I started to work from home over a decade ago and though it is not for everybody, I enjoyed it so much that I started investing heavily in my setup over time which includes a massive corner desk, but you don’t need that to start off, in fact, you may never need it.
Given the current circumstances, I thought I would share a few work-from-home setup tips. This post is derived from personal, friends, and my clientele’s experiences that are moving towards a semi-permanent or have a permanent work-from-home arrangement and though it might not be ideal for all use cases it will cover most newcomers’ needs.
First and before all, forget about buying anything until you find space in your home for a permanent comfortable workspace! This workspace should have a few important traits, be in a well-lit area but not in a high traffic zone, so not at the dining table on the way to the fridge for example. Though you can use your bedroom, this may be a problem in the long run, remember that it takes self-discipline to work from home. And I mean this in both ways, be on time at your workspace and leave your workspace at the end of the working day, I have an alarm set at 17:00 om my computer to remind me to stop working. Ideally, though not always possible, use a dedicated room and if you can’t, find an area where you can work without distractions. In this post, I will assume you do not have a dedicated room.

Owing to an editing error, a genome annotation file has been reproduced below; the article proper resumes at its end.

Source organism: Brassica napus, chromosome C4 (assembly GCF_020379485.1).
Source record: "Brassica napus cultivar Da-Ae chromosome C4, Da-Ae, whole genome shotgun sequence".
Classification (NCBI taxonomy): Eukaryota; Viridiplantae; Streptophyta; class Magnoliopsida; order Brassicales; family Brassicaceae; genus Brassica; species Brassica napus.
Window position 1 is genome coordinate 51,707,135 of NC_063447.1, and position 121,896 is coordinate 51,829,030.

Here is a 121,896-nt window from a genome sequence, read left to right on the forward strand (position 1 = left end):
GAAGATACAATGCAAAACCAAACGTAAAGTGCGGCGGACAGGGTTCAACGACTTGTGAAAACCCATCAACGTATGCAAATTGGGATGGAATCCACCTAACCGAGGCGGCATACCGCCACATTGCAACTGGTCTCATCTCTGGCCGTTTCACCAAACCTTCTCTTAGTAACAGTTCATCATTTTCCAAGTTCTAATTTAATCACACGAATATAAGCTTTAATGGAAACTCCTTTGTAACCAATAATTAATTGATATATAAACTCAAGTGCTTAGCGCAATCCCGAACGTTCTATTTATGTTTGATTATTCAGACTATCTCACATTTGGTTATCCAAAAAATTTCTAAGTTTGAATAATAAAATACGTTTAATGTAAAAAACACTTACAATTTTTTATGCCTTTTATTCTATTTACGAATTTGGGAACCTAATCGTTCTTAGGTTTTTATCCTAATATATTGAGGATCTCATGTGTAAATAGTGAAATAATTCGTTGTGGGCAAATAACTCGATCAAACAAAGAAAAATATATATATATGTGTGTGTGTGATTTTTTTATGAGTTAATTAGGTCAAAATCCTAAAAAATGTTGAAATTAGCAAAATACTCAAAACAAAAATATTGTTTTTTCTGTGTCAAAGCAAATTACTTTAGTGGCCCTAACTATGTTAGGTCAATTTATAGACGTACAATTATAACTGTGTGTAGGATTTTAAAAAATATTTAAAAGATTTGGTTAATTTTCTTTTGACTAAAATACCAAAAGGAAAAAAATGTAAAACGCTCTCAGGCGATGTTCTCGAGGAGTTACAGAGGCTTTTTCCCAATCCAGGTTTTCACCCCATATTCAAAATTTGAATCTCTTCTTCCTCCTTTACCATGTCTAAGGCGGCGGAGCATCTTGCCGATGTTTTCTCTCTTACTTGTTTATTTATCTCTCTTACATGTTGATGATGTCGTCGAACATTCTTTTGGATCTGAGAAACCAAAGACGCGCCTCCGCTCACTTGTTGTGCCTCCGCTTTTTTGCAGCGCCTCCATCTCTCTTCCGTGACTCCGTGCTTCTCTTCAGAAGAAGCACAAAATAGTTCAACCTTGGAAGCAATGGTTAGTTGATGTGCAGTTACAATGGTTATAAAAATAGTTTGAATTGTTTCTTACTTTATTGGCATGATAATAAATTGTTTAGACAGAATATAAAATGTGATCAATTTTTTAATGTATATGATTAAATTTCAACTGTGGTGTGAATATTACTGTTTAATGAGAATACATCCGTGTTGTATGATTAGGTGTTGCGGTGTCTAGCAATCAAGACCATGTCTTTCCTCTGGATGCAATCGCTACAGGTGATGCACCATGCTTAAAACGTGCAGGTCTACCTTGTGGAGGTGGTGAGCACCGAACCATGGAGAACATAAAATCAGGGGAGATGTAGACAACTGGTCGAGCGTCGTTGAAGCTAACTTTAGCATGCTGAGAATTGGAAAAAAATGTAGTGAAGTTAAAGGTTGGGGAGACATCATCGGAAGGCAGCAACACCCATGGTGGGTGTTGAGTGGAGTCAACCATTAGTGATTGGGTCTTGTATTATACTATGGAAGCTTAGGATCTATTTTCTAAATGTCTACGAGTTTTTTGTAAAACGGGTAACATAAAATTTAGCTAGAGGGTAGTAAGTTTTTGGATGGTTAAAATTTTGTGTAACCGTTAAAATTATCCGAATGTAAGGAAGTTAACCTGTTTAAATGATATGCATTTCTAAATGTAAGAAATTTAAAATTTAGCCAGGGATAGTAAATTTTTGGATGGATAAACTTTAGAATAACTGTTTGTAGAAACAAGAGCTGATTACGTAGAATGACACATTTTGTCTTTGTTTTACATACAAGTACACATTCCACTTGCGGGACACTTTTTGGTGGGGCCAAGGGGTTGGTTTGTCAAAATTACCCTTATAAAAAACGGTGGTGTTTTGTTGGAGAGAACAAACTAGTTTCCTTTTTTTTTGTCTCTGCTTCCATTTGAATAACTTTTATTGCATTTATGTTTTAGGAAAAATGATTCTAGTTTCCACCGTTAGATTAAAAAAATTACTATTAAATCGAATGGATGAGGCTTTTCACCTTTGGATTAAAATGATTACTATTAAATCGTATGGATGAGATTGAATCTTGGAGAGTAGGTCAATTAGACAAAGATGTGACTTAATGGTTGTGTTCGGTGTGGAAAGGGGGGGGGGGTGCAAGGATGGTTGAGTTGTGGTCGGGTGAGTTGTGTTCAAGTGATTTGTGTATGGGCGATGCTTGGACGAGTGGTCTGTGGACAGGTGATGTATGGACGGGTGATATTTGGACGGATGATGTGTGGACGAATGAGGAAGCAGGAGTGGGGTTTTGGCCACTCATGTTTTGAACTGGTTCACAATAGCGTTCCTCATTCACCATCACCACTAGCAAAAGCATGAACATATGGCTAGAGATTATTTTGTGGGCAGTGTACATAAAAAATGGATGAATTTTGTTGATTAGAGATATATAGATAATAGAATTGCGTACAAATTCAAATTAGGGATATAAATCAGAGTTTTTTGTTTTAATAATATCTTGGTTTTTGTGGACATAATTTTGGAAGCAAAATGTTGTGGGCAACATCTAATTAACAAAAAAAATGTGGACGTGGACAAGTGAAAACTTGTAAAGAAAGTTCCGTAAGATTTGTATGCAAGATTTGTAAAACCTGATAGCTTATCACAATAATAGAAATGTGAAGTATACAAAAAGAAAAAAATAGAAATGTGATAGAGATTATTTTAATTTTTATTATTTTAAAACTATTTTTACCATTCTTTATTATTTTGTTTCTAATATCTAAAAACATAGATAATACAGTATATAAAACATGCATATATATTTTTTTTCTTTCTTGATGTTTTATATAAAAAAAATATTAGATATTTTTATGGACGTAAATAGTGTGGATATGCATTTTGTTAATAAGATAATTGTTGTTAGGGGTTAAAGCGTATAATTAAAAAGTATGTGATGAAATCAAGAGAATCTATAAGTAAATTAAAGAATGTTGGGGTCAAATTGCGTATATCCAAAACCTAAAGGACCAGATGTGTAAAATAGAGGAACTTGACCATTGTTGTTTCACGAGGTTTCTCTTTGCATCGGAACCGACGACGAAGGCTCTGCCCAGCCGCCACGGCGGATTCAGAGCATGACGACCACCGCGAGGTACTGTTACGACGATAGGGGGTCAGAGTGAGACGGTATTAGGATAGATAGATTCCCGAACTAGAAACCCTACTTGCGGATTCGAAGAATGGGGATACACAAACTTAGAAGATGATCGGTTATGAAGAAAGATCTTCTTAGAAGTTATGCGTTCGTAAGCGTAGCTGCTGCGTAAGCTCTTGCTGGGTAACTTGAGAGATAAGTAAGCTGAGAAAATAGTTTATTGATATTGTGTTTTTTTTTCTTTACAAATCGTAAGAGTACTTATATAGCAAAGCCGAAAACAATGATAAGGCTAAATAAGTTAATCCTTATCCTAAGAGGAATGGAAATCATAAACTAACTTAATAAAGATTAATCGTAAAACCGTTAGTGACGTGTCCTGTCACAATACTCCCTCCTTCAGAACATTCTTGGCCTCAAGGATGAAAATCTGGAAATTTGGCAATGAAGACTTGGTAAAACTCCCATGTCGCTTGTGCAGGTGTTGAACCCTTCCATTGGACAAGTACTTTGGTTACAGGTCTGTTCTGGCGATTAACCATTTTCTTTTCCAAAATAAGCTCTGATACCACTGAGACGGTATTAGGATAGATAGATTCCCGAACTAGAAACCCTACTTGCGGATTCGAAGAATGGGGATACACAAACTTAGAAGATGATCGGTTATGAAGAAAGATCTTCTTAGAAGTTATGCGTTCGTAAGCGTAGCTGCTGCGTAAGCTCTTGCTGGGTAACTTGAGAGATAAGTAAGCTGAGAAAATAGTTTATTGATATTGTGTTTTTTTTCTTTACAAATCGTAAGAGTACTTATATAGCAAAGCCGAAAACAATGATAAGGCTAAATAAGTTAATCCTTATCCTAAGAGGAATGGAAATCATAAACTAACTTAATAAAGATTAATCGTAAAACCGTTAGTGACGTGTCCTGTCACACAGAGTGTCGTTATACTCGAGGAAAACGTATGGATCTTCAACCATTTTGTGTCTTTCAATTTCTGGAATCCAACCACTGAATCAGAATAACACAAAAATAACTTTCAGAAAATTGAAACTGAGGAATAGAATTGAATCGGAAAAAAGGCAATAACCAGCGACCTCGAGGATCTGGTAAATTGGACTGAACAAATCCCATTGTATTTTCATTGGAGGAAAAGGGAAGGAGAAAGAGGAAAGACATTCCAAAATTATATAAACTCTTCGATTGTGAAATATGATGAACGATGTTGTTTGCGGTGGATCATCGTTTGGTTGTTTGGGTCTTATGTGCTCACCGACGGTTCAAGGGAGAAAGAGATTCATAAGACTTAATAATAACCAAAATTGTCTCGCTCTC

There are important considerations when choosing a suitable workspace, it needs to be well lit and cool in summer and warm in winter. Additionally, think about a desk, this can be a sturdy table and it needs to be at least 120cm wide and 80cm deep to accommodate the basics of your workspace.
You will need to be able to fit a laptop, possibly a screen, keyboard, mouse, a few papers, and a cup or glass on that desk. The advantage of this desk is that you should be able to find the right space for it relatively easily.